Photo Credit: Jodie Maoz

When Jacob tried to induce the animals in his care to give birth to offspring that fit a certain look, Jacob placed tree branches that mimicked their appearance in his animals’ feeding trough. Among the branches Jacob used, the Torah reports that he took a luz branch (Gen. 30:37).

Targum Onkelos leaves the word luz untranslated into Aramaic. Radak and Ibn Ezra cite Rabbi Saadia Gaon (892–942), who explains that luz here means “almond,” as it does in Arabic. Ibn Ezra adds that Hebrew, Aramaic, and Arabic all belong to the Semitic languages family, so it makes sense that a word in one language might carry over into the others.

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Yet there is another Hebrew word for “almond” – shaked. What, if anything, is the difference between them? It would seem that they mean the same thing in different languages: When Jacob sends gifts to the viceroy of Egypt, among the edibles listed are shkedim (Gen. 43:11). Targum pseudo-Jonathan and Targum Neofiti (to Gen. 43:11) translate shkedim here as m’shach d’luzin (“almond oil/butter”). And when Aaron’s staff later sprouted shkadim (Num. 17:23), the word is translated into Aramaic as luzin.

Dr. Gary Rensburg of Rutgers University adds although luz is Aramaic, the Torah uses it when narrating the story of how Laban the Aramean tried to swindle Jacob in Aram, the home of the Aramaic language. Using an Aramaic word in this context thus gives more authenticity to the account.

Alternatively, shaked may refer to the almond fruit/nut itself, and to the almond tree only in a borrowed sense – while luz refers directly to the almond tree. It seems that Avraham Even-Shoshan’s dictionary follows this approach.

Just for the record, not everybody agrees that luz refers to the almond tree. In an alternate version of his commentary, Rabbi Saadia Gaon explains luz as the silverleaf poplar tree. Menachem Ibn Saruk writes that the luz is related to the cedar. Finally, many opinions maintain that luz refers to hazel (see Rashi and Tosafot to Bechorot 8a, Rashi to Gen. 30:38, Jud. 1:26).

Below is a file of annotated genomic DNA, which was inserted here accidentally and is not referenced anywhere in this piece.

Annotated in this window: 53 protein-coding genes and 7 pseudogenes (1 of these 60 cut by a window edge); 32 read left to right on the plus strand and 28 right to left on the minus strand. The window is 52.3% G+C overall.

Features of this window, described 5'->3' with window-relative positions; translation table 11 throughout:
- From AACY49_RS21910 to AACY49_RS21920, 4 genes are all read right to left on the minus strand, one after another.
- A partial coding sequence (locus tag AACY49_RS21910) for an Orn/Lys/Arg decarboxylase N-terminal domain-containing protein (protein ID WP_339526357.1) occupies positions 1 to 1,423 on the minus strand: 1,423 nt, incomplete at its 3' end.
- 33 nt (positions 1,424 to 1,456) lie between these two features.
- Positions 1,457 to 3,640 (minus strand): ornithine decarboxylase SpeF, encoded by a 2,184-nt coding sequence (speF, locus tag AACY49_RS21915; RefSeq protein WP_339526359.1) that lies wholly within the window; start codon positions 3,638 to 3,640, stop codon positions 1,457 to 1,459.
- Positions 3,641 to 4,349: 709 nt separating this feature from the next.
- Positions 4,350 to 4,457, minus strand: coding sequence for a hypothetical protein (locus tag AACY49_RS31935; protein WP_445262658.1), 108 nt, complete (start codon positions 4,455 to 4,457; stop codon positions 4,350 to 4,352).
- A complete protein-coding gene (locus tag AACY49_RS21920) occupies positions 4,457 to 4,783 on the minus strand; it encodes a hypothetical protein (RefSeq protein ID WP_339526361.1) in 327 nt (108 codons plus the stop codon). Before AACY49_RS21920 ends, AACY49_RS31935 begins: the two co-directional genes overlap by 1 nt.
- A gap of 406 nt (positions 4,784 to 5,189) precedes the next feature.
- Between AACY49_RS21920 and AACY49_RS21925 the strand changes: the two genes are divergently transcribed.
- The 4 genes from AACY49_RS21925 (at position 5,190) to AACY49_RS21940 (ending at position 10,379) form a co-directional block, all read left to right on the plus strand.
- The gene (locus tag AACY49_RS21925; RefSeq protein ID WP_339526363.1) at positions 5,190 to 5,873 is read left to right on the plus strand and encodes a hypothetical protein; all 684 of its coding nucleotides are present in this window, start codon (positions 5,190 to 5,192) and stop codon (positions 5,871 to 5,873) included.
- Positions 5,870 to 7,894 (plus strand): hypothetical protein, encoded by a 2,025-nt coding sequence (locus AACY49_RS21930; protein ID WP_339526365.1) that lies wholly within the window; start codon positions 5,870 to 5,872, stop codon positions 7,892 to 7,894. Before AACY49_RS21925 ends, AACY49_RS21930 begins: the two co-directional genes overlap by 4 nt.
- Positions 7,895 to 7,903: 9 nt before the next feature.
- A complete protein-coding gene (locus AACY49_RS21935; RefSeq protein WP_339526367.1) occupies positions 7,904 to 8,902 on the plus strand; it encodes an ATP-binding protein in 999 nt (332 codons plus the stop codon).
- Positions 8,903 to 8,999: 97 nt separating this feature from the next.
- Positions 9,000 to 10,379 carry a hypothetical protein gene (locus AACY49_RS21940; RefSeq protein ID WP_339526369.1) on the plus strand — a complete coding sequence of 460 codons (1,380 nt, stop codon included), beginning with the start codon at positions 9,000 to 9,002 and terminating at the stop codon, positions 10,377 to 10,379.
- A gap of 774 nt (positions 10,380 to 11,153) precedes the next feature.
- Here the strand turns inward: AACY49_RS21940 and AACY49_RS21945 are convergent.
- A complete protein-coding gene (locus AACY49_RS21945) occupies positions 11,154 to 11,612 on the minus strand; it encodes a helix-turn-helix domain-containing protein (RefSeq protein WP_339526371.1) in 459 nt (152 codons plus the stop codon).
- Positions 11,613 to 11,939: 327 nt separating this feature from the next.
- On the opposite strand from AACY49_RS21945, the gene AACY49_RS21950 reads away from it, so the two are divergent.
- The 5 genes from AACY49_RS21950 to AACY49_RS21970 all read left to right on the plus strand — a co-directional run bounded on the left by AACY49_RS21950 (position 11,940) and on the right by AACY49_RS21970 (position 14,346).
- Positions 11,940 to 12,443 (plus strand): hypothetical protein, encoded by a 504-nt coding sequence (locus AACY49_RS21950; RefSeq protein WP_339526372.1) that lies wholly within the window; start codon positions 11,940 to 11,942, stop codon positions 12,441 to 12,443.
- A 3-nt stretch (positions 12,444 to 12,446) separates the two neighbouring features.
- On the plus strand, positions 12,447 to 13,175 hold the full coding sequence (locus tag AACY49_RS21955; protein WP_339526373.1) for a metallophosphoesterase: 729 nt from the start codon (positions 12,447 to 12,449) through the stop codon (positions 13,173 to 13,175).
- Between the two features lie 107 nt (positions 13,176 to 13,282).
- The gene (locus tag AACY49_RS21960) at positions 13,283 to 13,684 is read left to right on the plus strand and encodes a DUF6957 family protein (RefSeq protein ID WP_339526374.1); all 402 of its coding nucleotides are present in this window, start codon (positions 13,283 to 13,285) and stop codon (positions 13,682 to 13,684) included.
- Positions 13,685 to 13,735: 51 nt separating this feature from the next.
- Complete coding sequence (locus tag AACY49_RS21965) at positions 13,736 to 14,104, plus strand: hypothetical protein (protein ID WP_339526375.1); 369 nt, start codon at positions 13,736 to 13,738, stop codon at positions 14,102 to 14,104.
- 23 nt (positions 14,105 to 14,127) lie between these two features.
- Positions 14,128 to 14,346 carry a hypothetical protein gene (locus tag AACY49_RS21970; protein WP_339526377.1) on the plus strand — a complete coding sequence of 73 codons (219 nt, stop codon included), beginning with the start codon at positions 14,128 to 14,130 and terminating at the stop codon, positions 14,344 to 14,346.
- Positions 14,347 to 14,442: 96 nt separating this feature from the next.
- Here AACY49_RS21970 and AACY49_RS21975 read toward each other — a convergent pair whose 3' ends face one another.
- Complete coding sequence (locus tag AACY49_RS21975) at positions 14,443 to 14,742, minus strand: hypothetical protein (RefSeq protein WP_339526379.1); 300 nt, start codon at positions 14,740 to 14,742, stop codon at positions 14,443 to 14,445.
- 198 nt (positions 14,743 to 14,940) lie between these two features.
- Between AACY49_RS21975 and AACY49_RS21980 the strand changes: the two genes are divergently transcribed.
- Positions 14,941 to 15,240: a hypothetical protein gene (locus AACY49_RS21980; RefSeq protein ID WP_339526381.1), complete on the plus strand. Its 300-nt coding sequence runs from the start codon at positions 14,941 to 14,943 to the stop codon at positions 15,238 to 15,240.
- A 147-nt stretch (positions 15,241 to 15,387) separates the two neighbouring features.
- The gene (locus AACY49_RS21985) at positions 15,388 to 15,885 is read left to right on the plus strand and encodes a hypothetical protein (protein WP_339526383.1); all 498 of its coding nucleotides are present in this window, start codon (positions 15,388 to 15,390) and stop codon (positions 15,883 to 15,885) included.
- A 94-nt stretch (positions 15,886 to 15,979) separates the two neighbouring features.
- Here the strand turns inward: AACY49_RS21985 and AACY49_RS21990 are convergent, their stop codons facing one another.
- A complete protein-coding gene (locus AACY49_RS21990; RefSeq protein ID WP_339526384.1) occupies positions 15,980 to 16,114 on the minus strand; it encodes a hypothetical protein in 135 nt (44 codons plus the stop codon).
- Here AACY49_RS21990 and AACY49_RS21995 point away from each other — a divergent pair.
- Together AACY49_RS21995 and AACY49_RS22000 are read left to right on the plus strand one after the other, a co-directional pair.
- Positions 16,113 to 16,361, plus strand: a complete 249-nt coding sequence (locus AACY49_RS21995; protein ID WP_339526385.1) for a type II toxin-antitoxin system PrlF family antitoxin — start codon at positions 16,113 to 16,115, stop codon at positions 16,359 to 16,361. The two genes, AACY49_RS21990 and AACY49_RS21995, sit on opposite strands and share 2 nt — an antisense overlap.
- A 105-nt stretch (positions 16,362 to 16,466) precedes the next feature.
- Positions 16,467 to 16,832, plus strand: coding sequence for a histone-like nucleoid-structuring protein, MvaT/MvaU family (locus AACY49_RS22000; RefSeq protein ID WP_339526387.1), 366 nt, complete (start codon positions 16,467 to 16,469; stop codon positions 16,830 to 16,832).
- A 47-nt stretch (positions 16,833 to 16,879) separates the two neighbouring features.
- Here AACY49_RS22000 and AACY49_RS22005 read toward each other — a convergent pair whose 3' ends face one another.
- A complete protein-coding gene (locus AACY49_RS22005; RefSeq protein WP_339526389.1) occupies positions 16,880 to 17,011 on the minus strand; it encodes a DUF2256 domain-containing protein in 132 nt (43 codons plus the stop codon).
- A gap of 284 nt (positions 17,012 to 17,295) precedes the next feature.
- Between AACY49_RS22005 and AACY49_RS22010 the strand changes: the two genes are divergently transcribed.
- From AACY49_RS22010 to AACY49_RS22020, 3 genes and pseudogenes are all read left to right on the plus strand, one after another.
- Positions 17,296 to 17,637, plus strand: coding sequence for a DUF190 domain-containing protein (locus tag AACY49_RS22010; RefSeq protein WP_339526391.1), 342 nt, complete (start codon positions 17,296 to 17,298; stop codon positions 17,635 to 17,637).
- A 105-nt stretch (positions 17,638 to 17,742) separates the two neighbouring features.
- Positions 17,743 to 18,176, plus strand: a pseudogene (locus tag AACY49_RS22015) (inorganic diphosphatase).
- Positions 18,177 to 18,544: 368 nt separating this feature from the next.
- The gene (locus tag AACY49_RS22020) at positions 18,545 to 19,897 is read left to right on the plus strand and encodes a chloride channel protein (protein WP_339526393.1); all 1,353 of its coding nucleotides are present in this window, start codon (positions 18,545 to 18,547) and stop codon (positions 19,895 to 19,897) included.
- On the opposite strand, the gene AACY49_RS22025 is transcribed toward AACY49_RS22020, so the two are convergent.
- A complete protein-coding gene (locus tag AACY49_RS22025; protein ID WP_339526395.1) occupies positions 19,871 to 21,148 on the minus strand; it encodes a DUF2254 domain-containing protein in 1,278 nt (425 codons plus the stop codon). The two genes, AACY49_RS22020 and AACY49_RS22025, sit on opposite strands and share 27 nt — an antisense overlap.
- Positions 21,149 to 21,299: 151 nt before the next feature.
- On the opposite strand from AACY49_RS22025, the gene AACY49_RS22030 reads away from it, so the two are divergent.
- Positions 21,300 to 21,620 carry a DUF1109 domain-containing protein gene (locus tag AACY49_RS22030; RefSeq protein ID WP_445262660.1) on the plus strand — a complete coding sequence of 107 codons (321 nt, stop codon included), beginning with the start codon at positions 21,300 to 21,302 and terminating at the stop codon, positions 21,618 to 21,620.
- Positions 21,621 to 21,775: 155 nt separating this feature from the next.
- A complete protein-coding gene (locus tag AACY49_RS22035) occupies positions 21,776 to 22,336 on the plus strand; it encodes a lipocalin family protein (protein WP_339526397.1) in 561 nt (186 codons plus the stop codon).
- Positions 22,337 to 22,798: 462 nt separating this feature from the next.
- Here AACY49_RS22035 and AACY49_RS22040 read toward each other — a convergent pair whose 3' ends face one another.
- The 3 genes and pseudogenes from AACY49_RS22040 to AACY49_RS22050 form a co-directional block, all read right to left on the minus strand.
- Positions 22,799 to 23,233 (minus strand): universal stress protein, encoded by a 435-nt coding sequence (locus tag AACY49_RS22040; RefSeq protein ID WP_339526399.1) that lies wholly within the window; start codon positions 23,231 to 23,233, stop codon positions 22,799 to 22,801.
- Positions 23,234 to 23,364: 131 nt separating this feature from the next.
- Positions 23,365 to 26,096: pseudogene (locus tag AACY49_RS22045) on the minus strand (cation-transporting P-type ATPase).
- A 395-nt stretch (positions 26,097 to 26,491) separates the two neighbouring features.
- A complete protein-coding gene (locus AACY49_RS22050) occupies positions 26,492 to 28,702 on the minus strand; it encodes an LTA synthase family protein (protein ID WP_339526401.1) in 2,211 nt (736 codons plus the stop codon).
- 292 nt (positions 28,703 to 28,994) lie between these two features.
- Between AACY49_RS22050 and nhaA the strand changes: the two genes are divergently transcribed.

In addition, Targum Onkelos (to Gen. 43:11, Num. 17:23, see also Targum to Ecc. 12:5) never translates shaked as luz but consistently translates the word as segd (which means “almond” in Syriac and Ethiopic, and seems to be derived from the Hebrew shaked through the interchangeability of gimmel and kuf).

Rabbi Shlomo Pappenheim (1740–1814) defines the core meaning of the two-letter root lammed-zayin as “sideways deviation,” referring to moving to the side in a physical sense or to moralistic deviance. Thus the luz tree evokes the core meaning of lammed-zayin because it deviates from the nature of other trees in that its shoots branch out from its trunk very early on. Rabbi Pappenheim also explains that the word halaz, also derived from this root, refers to someone who is far away – not “here.”

Luz is also the place name of a biblical city later renamed Beth-El – the site of Jacob’s famous dream (Gen. 28:19). The Torah also refers to a Canaanite city named Luz, which the Jewish army was able to enter only after a Canaanite showed them a hidden entrance. This Canaanite defector later relocated to the land of the Hittites, where he established a new city also named Luz (Jud. 1:23-26).

Turning to the word shaked, this word seems to be related to the triliteral root shin-kuf-dalet (“watchfulness,” “vigilance,” “diligence,” “persistency”). Grammarians as early as Rabbi Yonah Ibn Janach (990–1055) and Rabbi David Kimchi (1160–1235) intimated a connection between almonds and the core meaning of that root by explaining that the almond tree is especially zealous in making its fruits blossom faster than other trees.

Botanist Dr. Joshua D. Klein of the Volcani Center explains that the word shaked is appropriate for almonds because of their tendency to stay on the tree and not fall off when ripe like most fleshy fruits do. This fact thus serves a way of linking the verb shoked (“diligence”) to the noun shaked (“almond”), because the almond is “diligent” and “persistent” by tenaciously hanging onto the tree longer than most fruits.

The connection between these two meanings derived from the shin-kuf-dalet root might even predate the early grammarians, as it seems to be found in a sort of prophetic pun that G-d told Jeremiah:

“The word of G-d [came] to me saying: ‘What do you see, Jeremiah?’ And I said, ‘I see a branch of an almond (shaked) tree.’ And G-d said to me: ‘You see good, for I am vigilant (shoked) about My word, to do it’” (Jer. 1:11–12).

Rashi explains that just as the shaked tree is overly “attentive” to make sure it bears fruit before all the other trees, so is G-d especially “attentive” to fulfilling the words relayed to the prophet. (By the way, see Jerusalem Talmud Taanit 4:5, which paraphrases the word shaked in this passage as luz.)

It is fascinating to note that the old name for Portugal when it was a Roman province was Lusitania. The Hungarian Maskilic scholar Solomon Löwisohn (1789–1821) writes that this name is derived from the Aramaic word luz, because when the Phoenicians came to the Iberian peninsula, they saw a plentitude of almond trees. Löwisohn adds that several place names in Portugal that refer to almonds, such as Calmende (“the house of almonds”) and Castelmende (“the castle of almonds”), both of which are related to the Spanish/Portuguese words almendron (“almond”). For what it’s worth, this etymology for the name Lusitania is not widely-accepted nowadays.

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Rabbi Reuven Chaim Klein writes The Jewish Press's "Fascinating Explorations in Lashon Hakodesh" column.